Why Are Waldorf Dolls More Expensive

why-are-waldorf-dolls-more-expensive

It can seem that as soon as something gets given the Waldorf or Steiner label it automatically becomes more expensive. But why are Waldorf dolls more expensive and are they worth the extra money?

What is Waldorf?

Waldorf education which is also known as Steiner education is based on the educational philosophy of Rudolf Steiner. He founded the first Waldorf School over 100 years ago in 1919 and since then his system of education has grown in popularity around the world.

The basic principles are centred around developing a child’s imagination, creativity, kindness, ability to think for themselves, intellectual and practical skills in a holistic way that is aligned to their natural rhythm of development. When it comes to toys and dolls the focus is on natural open-ended items that expand the imagination rather than limit it with predefined features and attributes.

Why are Waldorf Toys More Expensive?

While wooden blocks, pebbles and pine cones could all be considered Waldorf toys, when you find them in toy stores they seem expensive in comparison to their plastic counterparts and this could be for a number of reasons.

One reason is that Waldorf toys including Waldorf dolls tend to be natural and are often hand made. The fact that they are not mass-produced and are instead individually crafted naturally makes them more expensive. And yet the principle of employing master craftsmen and keeping these artisan industries alive very much fits with Waldorf principles.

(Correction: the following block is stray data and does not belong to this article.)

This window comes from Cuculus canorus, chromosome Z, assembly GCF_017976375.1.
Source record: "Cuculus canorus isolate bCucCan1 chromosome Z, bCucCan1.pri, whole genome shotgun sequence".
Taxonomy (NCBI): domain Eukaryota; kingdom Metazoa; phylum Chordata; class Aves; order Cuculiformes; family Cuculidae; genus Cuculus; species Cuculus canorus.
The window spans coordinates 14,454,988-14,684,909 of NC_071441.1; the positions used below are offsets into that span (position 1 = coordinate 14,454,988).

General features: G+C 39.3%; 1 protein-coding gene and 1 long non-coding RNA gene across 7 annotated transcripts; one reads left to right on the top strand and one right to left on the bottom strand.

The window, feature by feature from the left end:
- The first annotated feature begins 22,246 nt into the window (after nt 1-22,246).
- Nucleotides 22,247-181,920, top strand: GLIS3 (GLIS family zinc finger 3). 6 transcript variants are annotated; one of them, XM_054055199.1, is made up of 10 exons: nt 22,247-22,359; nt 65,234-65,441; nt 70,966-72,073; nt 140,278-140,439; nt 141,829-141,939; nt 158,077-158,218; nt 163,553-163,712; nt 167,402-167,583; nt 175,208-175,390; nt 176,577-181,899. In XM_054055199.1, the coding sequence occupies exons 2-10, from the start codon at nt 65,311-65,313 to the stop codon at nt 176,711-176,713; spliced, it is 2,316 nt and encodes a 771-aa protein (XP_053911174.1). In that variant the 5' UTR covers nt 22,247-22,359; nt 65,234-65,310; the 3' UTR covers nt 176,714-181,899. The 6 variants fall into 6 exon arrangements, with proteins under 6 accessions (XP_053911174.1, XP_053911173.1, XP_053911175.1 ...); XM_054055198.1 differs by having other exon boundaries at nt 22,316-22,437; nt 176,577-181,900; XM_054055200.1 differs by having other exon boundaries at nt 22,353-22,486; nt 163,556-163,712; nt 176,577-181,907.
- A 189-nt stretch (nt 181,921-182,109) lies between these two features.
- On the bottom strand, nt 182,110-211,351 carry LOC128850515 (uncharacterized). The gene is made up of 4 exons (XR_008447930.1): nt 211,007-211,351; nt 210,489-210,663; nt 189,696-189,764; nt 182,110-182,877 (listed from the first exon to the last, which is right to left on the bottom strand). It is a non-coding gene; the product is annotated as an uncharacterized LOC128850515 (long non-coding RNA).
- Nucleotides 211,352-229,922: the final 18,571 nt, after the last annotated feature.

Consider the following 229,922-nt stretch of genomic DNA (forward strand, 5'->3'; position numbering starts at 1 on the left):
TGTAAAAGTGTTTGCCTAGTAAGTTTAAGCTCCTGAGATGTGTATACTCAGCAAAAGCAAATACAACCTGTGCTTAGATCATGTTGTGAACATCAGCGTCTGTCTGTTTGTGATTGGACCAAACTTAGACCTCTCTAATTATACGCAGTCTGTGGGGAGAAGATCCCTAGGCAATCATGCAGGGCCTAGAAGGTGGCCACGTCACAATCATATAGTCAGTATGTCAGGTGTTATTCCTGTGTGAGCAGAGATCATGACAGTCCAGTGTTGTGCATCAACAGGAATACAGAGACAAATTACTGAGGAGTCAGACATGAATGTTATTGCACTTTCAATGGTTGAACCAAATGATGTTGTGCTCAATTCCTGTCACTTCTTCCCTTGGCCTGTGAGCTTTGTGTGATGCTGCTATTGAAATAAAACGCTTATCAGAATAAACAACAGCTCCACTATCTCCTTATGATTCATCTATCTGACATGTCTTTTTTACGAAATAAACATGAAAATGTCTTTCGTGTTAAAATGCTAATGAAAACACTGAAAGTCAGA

Wooden toys that are made by hand may be more expensive but they have a magical quality about them that cannot be compared to mass-produced toys, even those that are made of wood. Not to mention the fact that they are better for the environment. Fabric dolls are made of natural fibres that are soft as well as safe for little hands and mouths which also gives peace of mind to parents when their children are playing.

Are Waldorf Toys Worth the Money?

For a start it is worth noting that toys do not need to be labelled as Waldorf toys in order to fit the principles of Waldorf education and support a child’s learning and development in a holistic way. The basic principle is that toys should be open-ended and encourage children to use their imaginations, they are the active element and the toy is passive, as opposed to active toys that are all singing and dancing and entertain children without requiring much input from them.

Because of this you may find that individual toys are more expensive or appear expensive for what they are, but they will generally last longer and you will probably find you end up buying fewer. A beautiful handcrafted Waldorf inspired doll for example will be loved and played with for years and can be passed onto future generations. So while they may be more expensive initially they are certainly worth the money. Most Waldorf toys also have an excellent resale value.


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